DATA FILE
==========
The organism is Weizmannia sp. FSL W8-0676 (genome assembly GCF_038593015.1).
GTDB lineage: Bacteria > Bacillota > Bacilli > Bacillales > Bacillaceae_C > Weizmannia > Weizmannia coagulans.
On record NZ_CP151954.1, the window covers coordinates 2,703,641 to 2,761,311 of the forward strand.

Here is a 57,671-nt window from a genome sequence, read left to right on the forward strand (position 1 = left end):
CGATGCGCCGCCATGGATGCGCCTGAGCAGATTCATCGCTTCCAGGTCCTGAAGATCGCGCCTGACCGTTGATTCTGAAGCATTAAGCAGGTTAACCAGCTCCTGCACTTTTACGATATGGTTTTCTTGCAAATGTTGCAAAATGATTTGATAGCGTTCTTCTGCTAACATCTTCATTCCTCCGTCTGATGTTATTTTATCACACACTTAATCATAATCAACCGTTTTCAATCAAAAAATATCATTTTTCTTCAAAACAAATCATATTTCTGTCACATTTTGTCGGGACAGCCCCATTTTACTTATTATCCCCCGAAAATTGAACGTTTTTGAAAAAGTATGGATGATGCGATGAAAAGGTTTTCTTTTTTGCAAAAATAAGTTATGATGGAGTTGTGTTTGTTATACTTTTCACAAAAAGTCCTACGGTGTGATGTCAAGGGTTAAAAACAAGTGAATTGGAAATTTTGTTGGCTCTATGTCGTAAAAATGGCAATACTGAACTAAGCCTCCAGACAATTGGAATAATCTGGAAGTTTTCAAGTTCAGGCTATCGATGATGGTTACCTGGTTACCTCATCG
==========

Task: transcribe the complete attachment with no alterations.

The organism is Weizmannia sp. FSL W8-0676 (genome assembly GCF_038593015.1).
GTDB lineage: Bacteria > Bacillota > Bacilli > Bacillales > Bacillaceae_C > Weizmannia > Weizmannia coagulans.
On record NZ_CP151954.1, the window covers coordinates 2,703,641 to 2,761,311 of the forward strand.

Here is a 57,671-nt window from a genome sequence, read left to right on the forward strand (position 1 = left end):
CGATGCGCCGCCATGGATGCGCCTGAGCAGATTCATCGCTTCCAGGTCCTGAAGATCGCGCCTGACCGTTGATTCTGAAGCATTAAGCAGGTTAACCAGCTCCTGCACTTTTACGATATGGTTTTCTTGCAAATGTTGCAAAATGATTTGATAGCGTTCTTCTGCTAACATCTTCATTCCTCCGTCTGATGTTATTTTATCACACACTTAATCATAATCAACCGTTTTCAATCAAAAAATATCATTTTTCTTCAAAACAAATCATATTTCTGTCACATTTTGTCGGGACAGCCCCATTTTACTTATTATCCCCCGAAAATTGAACGTTTTTGAAAAAGTATGGATGATGCGATGAAAAGGTTTTCTTTTTTGCAAAAATAAGTTATGATGGAGTTGTGTTTGTTATACTTTTCACAAAAAGTCCTACGGTGTGATGTCAAGGGTTAAAAACAAGTGAATTGGAAATTTTGTTGGCTCTATGTCGTAAAAATGGCAATACTGAACTAAGCCTCCAGACAATTGGAATAATCTGGAAGTTTTCAAGTTCAGGCTATCGATGATGGTTACCTGGTTACCTCATCG